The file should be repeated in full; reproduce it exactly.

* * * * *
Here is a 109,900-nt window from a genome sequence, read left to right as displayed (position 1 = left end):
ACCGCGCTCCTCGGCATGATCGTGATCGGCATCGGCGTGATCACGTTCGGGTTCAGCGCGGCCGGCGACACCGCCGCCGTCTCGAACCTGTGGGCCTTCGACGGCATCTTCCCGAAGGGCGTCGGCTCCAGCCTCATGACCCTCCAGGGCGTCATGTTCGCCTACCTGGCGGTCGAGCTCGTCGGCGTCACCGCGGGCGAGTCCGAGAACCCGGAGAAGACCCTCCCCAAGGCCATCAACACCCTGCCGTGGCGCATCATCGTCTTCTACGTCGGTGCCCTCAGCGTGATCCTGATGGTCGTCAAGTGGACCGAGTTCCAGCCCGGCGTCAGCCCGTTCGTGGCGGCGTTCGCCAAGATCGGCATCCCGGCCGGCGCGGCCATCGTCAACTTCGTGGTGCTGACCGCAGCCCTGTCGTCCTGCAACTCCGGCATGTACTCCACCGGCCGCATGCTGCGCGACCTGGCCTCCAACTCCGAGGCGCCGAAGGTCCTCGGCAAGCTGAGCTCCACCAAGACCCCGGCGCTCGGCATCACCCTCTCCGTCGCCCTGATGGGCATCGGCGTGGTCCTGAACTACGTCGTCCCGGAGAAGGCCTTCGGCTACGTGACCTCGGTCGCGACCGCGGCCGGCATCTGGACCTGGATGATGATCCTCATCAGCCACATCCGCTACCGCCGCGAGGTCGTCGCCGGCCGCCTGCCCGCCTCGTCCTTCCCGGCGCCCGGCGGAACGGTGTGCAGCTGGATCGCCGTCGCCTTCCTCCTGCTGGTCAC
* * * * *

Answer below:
Here is a 109,900-nt window from a genome sequence, read left to right as displayed (position 1 = left end):
ACCGCGCTCCTCGGCATGATCGTGATCGGCATCGGCGTGATCACGTTCGGGTTCAGCGCGGCCGGCGACACCGCCGCCGTCTCGAACCTGTGGGCCTTCGACGGCATCTTCCCGAAGGGCGTCGGCTCCAGCCTCATGACCCTCCAGGGCGTCATGTTCGCCTACCTGGCGGTCGAGCTCGTCGGCGTCACCGCGGGCGAGTCCGAGAACCCGGAGAAGACCCTCCCCAAGGCCATCAACACCCTGCCGTGGCGCATCATCGTCTTCTACGTCGGTGCCCTCAGCGTGATCCTGATGGTCGTCAAGTGGACCGAGTTCCAGCCCGGCGTCAGCCCGTTCGTGGCGGCGTTCGCCAAGATCGGCATCCCGGCCGGCGCGGCCATCGTCAACTTCGTGGTGCTGACCGCAGCCCTGTCGTCCTGCAACTCCGGCATGTACTCCACCGGCCGCATGCTGCGCGACCTGGCCTCCAACTCCGAGGCGCCGAAGGTCCTCGGCAAGCTGAGCTCCACCAAGACCCCGGCGCTCGGCATCACCCTCTCCGTCGCCCTGATGGGCATCGGCGTGGTCCTGAACTACGTCGTCCCGGAGAAGGCCTTCGGCTACGTGACCTCGGTCGCGACCGCGGCCGGCATCTGGACCTGGATGATGATCCTCATCAGCCACATCCGCTACCGCCGCGAGGTCGTCGCCGGCCGCCTGCCCGCCTCGTCCTTCCCGGCGCCCGGCGGAACGGTGTGCAGCTGGATCGCCGTCGCCTTCCTCCTGCTGGTCAC